The image is from my own instagram account and can be found here
Continue reading “Tehri – a potful of simplicity, comfort, winter produce and deliciousness!”
So, the last time I went on and on about Daal Tadka and how comforting it is. But part of the allure of this wonderful combo comes from the perfect rice. While normally I make the regular steamed rice for the weeknights, sometimes though, when I want to a special touch to the meal, I make Jeera Rice as the accompaniments to the curries and daals.
Jeera rice is the plain steamed rice that is tempered with ghee ( clarified butter ) and cumin seeds. While Ghee is what is traditionally used for richness, if you are comfortable with dairy products or are vegan, feel free to use any neutral flavored oil, like olive oil, or sunflower seed oil, or canola oil. The taste will vary in a very subtle way, often not even perceptible. I add some finely coriander leaves to this because I love the aroma that this herb imparts. And it is such a simple recipe that you would be tempted to make it often. Without much ado, I will get down to the recipe.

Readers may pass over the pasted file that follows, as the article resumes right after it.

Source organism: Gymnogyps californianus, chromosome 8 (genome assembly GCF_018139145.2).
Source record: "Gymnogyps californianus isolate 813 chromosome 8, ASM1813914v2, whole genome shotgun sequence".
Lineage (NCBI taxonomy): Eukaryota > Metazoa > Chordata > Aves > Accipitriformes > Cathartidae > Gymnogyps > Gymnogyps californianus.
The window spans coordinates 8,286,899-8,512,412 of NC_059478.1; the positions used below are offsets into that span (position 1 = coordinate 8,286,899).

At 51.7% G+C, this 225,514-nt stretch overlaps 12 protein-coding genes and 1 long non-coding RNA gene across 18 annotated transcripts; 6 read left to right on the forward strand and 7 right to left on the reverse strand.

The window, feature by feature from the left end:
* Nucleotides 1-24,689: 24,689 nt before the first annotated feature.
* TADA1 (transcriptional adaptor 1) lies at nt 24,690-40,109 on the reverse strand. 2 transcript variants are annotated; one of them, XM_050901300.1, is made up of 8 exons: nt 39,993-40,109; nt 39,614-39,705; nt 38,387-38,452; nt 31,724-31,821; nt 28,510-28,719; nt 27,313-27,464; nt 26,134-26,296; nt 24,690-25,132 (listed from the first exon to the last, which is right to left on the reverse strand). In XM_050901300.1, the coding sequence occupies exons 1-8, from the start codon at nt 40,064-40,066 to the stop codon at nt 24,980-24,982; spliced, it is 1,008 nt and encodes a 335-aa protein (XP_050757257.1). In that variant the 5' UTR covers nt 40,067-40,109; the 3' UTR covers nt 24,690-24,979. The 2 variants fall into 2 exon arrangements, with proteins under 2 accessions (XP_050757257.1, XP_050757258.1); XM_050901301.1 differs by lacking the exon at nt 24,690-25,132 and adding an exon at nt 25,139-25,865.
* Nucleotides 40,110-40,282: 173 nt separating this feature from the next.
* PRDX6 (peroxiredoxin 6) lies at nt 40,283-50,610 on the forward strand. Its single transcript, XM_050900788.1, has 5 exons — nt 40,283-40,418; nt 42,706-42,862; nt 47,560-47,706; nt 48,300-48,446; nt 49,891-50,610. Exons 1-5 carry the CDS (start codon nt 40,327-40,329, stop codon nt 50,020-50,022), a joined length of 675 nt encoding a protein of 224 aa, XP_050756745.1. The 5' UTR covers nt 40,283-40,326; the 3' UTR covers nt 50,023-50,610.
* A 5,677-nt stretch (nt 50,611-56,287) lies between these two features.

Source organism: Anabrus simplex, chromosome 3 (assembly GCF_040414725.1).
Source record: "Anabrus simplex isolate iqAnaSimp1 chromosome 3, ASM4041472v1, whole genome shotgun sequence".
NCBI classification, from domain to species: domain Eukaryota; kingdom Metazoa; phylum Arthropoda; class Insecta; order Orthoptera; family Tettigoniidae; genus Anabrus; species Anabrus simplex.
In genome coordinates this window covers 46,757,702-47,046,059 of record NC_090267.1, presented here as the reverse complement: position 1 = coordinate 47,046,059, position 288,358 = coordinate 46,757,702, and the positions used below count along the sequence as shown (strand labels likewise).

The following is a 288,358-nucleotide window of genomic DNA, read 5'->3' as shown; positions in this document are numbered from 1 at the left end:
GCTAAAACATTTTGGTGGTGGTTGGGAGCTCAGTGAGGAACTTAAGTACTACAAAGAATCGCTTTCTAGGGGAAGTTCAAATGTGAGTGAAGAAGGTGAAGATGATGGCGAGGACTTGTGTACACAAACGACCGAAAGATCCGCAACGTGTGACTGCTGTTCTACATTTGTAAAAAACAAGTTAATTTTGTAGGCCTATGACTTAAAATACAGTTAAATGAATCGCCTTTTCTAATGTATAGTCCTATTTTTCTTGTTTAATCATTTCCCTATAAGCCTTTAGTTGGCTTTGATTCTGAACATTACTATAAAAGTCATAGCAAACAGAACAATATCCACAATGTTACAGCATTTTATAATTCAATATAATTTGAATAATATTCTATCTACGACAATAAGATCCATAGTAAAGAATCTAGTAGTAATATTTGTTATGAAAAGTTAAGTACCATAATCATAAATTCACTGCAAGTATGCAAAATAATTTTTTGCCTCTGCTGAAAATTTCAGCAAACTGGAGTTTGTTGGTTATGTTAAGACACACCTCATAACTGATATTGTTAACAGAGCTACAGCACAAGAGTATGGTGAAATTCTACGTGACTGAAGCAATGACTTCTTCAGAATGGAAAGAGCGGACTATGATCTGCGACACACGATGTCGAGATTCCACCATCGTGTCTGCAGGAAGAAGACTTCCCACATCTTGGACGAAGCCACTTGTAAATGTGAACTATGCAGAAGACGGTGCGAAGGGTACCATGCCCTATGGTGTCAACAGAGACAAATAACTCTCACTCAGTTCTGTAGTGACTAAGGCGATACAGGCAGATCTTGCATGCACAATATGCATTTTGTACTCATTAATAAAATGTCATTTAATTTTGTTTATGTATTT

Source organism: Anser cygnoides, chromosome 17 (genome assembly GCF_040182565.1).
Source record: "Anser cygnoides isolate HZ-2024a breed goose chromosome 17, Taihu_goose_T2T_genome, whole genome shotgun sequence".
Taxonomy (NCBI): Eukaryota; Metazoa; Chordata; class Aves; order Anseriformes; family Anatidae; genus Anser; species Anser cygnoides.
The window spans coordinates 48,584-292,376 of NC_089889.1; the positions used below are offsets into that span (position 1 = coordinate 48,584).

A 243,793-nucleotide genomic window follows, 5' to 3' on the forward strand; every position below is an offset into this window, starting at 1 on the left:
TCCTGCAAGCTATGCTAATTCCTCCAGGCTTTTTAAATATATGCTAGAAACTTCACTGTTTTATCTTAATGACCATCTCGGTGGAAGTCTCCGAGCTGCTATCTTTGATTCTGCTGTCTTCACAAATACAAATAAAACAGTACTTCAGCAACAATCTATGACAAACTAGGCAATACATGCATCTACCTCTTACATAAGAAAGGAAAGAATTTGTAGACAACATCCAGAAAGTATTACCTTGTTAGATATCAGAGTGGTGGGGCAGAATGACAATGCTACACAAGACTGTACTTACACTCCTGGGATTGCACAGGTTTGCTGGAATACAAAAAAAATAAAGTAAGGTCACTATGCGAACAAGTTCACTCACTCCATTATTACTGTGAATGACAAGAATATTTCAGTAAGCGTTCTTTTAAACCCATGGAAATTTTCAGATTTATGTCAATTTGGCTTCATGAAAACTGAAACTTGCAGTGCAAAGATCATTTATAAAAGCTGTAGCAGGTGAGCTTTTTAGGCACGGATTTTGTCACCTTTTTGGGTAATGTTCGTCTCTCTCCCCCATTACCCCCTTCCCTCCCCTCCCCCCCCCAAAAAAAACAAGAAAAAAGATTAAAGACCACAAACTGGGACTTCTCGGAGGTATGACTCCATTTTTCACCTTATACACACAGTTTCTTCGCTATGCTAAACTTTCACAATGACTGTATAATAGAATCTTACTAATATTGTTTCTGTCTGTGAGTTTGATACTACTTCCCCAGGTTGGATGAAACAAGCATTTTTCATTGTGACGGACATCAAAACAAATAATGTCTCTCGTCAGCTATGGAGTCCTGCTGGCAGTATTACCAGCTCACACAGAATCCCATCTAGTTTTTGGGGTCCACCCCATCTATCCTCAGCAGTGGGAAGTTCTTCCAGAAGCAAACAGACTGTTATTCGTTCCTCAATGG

Continue reading “Jeera Rice – the perfect accompaniment!”
Some days I want to curl up with a bowl of rice and lentils without really caring about the whole carbs are bad, carbs are not bad debates. And the best part is, the grannies from the whole wide world endorse it. The lentils and rice combination makes you sleep better because apparently, it increases serotonin secretion. So while flipping through Rick Stein’s cookbook “From Venice to Istanbul”, when I stumbled across the recipe of Mujaddara, I knew I had to make it.